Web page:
Fast cut to the Gala.   This is the first key scene of the episode.  We get a few treats.   Chuck and Sarah working as partners with little drama.  Chuck explaining their complicated relationship to Devon;  he seems resigned and down about it  (we don’t really learn how resigned until several episodes later).   Ellie and Sarah talking,  I believe for the only time so far this season;  Ellie speaks truth,  and Sarah rejects it  (yes, I know that’s an over-simplification,  but given where things go in Mask I don’t see any other way to take it).   After a brief speech Goya calls Ellie to the dance floor in a fun comic scene for both Assante and Sarah Lancaster.   He is at his best “flirting” and strutting while Ellie is overwhelmed and embarrassed.    A potential bad guy is identified,  which leads to a Chuck flash;  Chuck and Sarah then get a dance scene that rivals her S2 scene with Bryce.   Given one of the show’s themes would seem to be Chuck becoming a new and improved Bryce Larkin,  this scene struck me as the first conscience acknowledgement of that.   The possible assailant is overcome by Chuck,  with no flash involved;  another small sign of his growth.    But this leads to a very Chuck moment,  when Chuck and Sarah are ejected for their disruptive behavior.   The final act of the gala is Casey entering to try to stop the real assassin,  which ends in Devon’s tackle of the wrong guy.   I took this scene to be the origin of The Ring thinking Devon was the spy in the family;  if we are supposed to think some mis-information was planted by Shaw in Three Words leading to Devon being misidentified,  the detail was poorly executed.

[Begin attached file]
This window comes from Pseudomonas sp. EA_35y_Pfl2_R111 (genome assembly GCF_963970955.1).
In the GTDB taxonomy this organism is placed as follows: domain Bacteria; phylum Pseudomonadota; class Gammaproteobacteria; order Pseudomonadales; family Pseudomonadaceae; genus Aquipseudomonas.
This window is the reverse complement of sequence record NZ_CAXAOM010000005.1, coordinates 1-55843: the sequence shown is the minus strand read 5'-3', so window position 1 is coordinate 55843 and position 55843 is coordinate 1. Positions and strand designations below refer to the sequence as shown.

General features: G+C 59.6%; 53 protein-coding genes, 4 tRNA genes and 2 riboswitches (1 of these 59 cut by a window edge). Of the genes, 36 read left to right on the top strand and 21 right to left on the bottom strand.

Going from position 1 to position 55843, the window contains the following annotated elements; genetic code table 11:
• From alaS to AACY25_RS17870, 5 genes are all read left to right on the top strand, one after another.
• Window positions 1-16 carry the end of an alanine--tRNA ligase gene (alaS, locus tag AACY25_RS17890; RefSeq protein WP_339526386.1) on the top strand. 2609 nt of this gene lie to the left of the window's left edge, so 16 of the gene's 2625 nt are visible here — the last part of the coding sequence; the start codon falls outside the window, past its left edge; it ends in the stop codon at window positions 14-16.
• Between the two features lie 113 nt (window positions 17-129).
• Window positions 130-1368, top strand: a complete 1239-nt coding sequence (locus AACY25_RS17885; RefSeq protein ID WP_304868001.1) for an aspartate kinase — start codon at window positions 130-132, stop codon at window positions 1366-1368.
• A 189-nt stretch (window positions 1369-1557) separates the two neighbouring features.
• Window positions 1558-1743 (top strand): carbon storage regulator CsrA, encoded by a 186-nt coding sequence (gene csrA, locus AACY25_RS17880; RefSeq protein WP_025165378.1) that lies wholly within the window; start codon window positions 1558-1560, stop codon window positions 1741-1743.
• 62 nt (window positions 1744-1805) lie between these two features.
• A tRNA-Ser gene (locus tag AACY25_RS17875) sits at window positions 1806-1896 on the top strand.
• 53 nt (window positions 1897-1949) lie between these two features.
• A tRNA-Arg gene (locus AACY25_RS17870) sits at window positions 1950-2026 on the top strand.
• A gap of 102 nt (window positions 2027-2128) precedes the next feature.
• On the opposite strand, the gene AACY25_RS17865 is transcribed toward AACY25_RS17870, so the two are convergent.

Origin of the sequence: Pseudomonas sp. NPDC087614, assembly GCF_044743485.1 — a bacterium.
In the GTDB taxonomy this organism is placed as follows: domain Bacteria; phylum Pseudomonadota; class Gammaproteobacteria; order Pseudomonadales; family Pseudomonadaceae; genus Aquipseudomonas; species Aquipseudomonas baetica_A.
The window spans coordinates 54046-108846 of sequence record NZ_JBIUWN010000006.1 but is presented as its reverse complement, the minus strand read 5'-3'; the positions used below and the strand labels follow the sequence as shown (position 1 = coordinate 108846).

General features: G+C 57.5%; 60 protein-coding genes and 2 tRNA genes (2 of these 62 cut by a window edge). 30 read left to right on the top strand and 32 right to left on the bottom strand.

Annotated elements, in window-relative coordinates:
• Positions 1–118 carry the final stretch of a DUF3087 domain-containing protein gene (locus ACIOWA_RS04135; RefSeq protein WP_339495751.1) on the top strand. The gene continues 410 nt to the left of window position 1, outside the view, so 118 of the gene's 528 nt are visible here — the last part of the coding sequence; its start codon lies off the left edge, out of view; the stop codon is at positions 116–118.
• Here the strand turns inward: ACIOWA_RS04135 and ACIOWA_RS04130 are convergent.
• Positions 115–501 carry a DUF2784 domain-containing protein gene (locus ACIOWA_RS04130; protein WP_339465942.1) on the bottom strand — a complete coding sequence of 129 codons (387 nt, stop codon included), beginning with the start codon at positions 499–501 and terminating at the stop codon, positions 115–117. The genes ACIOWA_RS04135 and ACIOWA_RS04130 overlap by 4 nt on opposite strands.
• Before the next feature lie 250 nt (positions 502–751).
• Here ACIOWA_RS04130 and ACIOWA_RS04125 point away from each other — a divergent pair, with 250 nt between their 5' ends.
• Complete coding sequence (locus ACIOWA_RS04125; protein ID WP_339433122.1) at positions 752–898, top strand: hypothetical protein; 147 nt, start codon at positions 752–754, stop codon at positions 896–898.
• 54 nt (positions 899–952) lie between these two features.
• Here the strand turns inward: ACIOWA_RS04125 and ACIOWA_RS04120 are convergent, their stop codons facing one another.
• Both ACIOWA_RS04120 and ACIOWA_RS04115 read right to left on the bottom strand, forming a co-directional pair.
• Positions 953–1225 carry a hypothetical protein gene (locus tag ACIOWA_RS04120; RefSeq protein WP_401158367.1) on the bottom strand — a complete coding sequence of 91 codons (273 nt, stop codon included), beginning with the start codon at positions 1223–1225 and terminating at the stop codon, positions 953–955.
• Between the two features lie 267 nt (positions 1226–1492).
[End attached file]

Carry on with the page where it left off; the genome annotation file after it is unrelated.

Casey’s interrogation is another wonderful scene.   We learn a lot about his background (possibly inconsistent with what we learn in Tic Tac,  but whatever) and failed attempts on the Premier;   “Sorry about the dog…”    More good physical comedy,  from Casey kicking the poisoned cigar out of Goya’s mouth;  to Goya finally succumbing with a loud thud.   Very satisfying stuff!

When Devon is called to be the Premier’s doc again,  it gives team Bartowski a way in for a rescue.    A couple interesting tidbits here;   I like Devon’s excitement at seeing Castle.   And Sarah is seriously annoyed with Chuck bringing Devon in.   She really unloads on him about “trying to keep his family out of it.”    I’m not quite sure what the source of her bitterness is at this point.   Maybe she’s just generally calling him a hypocrite.   But this does stand out as the only really unpleasant moment in the episode to me.

The return to the consulate is another fun scene.   “Sarah,  and her two fists” is my personal favorite line in this episode.    I do wonder,  if in whatever remains of the series,  we’ll ever get a follow up;  where we see Devon (possibly still not believing Chuck and Sarah’s relationship is anything other than cover) more than a little intimidated by Chuck’s girlfriend.   Casey rescuing himself from the poisoner is classic;  “lucky for me,  I’m a Marine”.    Chuck has another useful flash,  even though we’re pretty sure Sarah can remove a bullet;  and Casey saves Goya’s life against his will,  for a fun wrap to the main story.